aving seen Cameron Crowe's American remake of Spaniard
Alejandro Amenabar's "Open Your Eyes" first, it's inevitable that I
would make the mistake of comparing "Open Your Eyes" to "Vanilla
Sky" and not the other way around (as is the correct way). When
considering the two movies, it's not a question of what did Crowe change, but
rather what he didn't change. The two movies are almost identical, and
Crowe has essentially shot his film using Amenabar and Mateo Gil's original
screenplay with some additions of his own. And the fact that co-star Penelope
Cruz plays the same character in both movies is probably admittance on Crowe's
part that he's not trying to invent the wheel, but merely improve on it.
"Open Your Eyes" stars Eduardo Noriega ("The
Devil's Backbone") as Cesar, a 25-year old playboy who treats his women
like dirt. That is, until he meets Sofia (Penelope Cruz), the present girlfriend
of Cesar's best friend Pelayo (Fele Martinez). After a night of intimate
conversation and mutual attraction, Cesar is intercepted on the street by his
latest sexual conquest, Nuria (Najwa Nimri), who invites him for a drive. Psycho
Nuria proves her psychopathic inclinations by driving into a wall, killing
herself and turning Cesar's face into Swiss cheese. Now disfigured, Cesar tries
to win back Sofia, but how do you win over a beautiful woman when you look like
the Hunchback of Notre Dame? Worst, we discover that we're seeing the story in
flashback form, and that Cesar is presently in a psychiatric hospital awaiting
his murder trial!
Off the bat, let me just say that I've never seen an
American remake of a foreign film that is as faithful as Crowe's remake of
Amenabar's movie. Besides the change of scenery (New York City for Madrid Spain)
and leading man (Tom Cruise for Eduardo Noriega), both films have the same
leading lady (Penelope Cruz in both). It's inevitable that I should compare the
two films, since I probably need to explain my reasoning for giving Crowe's
version a better grade than Amenabar's. The answer to that particular question
is a simple one: Crowe is 15 years older than Amenabar, who was 25 when he
directed "Open Your Eyes." Also, Crowe has the advantage of being able
to find problems in "Open Your Eyes" and fix it in his version. It's a
question of hindsight -- Amenabar didn't have it, Crowe does.
That isn't to say "Open Your Eyes" is a
problematic film, it's just that Crowe's version is a lot more nuance and, with
the aid of hindsight, has been able to add pieces here and there to flesh out
holes Amenabar probably didn't realize existed. Whereas "Open Your
Eyes" really takes a drastic shift in genre at the hour mark seemingly
without warning, Crowe has provided us with hints and clues so that the genre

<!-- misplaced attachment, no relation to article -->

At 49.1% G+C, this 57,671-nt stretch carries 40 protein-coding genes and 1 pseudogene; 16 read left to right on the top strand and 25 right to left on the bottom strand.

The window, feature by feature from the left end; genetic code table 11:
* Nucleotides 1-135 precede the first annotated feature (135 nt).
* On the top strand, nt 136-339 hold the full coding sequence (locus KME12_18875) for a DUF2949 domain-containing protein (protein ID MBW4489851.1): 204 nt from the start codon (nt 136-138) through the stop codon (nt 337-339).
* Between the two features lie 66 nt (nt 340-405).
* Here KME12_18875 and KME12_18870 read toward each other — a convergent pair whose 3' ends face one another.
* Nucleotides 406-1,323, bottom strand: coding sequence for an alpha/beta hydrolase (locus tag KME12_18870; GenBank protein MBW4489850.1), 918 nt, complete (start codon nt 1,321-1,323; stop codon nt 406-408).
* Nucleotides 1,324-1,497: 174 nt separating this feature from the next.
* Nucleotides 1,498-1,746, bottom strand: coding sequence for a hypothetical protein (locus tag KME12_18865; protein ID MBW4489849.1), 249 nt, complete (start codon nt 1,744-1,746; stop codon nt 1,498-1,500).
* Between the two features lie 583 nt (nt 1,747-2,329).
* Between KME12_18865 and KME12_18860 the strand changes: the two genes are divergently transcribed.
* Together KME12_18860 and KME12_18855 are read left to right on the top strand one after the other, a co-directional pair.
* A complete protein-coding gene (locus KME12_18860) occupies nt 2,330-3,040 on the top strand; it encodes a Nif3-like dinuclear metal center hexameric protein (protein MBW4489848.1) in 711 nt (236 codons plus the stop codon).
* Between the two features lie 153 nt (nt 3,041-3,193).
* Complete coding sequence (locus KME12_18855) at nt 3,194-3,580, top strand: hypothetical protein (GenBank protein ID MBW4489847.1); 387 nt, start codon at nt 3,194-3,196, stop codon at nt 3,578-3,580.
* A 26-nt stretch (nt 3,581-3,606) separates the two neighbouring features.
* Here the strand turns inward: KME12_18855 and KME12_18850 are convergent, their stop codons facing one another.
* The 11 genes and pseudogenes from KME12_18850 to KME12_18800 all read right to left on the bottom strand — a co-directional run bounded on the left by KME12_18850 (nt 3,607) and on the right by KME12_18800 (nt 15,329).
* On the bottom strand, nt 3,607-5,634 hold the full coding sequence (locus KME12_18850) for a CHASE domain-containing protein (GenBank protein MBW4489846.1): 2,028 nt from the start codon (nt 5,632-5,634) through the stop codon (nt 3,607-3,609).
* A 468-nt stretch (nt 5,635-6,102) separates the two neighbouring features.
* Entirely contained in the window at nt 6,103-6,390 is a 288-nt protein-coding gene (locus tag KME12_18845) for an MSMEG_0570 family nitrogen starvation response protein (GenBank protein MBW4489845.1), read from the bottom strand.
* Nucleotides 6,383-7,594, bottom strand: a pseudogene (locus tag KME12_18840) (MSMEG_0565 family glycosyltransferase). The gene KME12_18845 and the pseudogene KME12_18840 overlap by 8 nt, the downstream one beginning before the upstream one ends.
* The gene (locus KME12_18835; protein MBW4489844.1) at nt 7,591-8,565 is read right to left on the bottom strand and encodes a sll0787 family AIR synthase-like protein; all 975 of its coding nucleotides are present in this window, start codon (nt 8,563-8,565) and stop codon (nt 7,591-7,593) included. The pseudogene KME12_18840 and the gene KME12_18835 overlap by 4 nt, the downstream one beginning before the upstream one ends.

shift doesn't completely seem impossible. Also, whereas "Eyes" makes
mention of the lead character's power struggle with his company, "Sky"
develops the angle into a full-blown conspiracy to aid in the illusion that the
main character is more than a little paranoid.
As to leading man, there's no doubt that Tom Cruise
overpowers Noriega in the role. Besides the fact that Noriega doesn't have
nearly the experience Cruise does, Noriega sometimes looks lost in the film's
more dramatic scenes. Also, the screenplay for "Open Your Eyes" really
doesn't bother with Cesar's life, his fortune, or even his restaurant business.
(We only know he's in the restaurant business because he makes mention of it
once.) Whereas we feel as if we know Cruise's David intimately, mostly because
Crowe takes the time to flesh out his background. We see Cesar as a womanizer,
but we never know how he got to be that way. The differences between the two
characters may seem trivial at first look, but on closer scrutiny there is an
ocean of difference. Even the best friend role is much more fleshed out in
Crowe's version. This is what I mean by having the advantage of hindsight.
Also, the themes of consequence and responsibility are less
obvious in "Eyes", which sometimes seems to be nothing more than a
clever Head Trip movie without much to say. Sofia fell in love with Cesar when
he was handsome, and fell out of love when he's not. As in "Sky", the
Sofia character is not the perfect woman both Cesar and his best friend Pelayo
believed she was. Like everyone else, she's only too human, and the whole notion
of "love conquers all" is ultimately dispelled.
Of the two versions, there's no doubt "Vanilla
Sky" is the more mature work if one can ignore for one moment that
Amenabar provided the original source material. While you can see Amenabar's
sure handling here, he's grown by leaps and bounds with "The
Others", but even that movie is still just an inkling of what he can
do, and will do, as he matures.
Ironically, Amenabar's growth as a filmmaker can best be
compared to Cameron Crowe, who went from "Say Anything" in the '80s to
"Singles" and "Jerry Maguire" in the '90s. Right now
Amenabar is most concern with style and clever premises, as obvious in both
"Open Your Eyes" and "The
Others", but deep substance is somewhere around the corner for this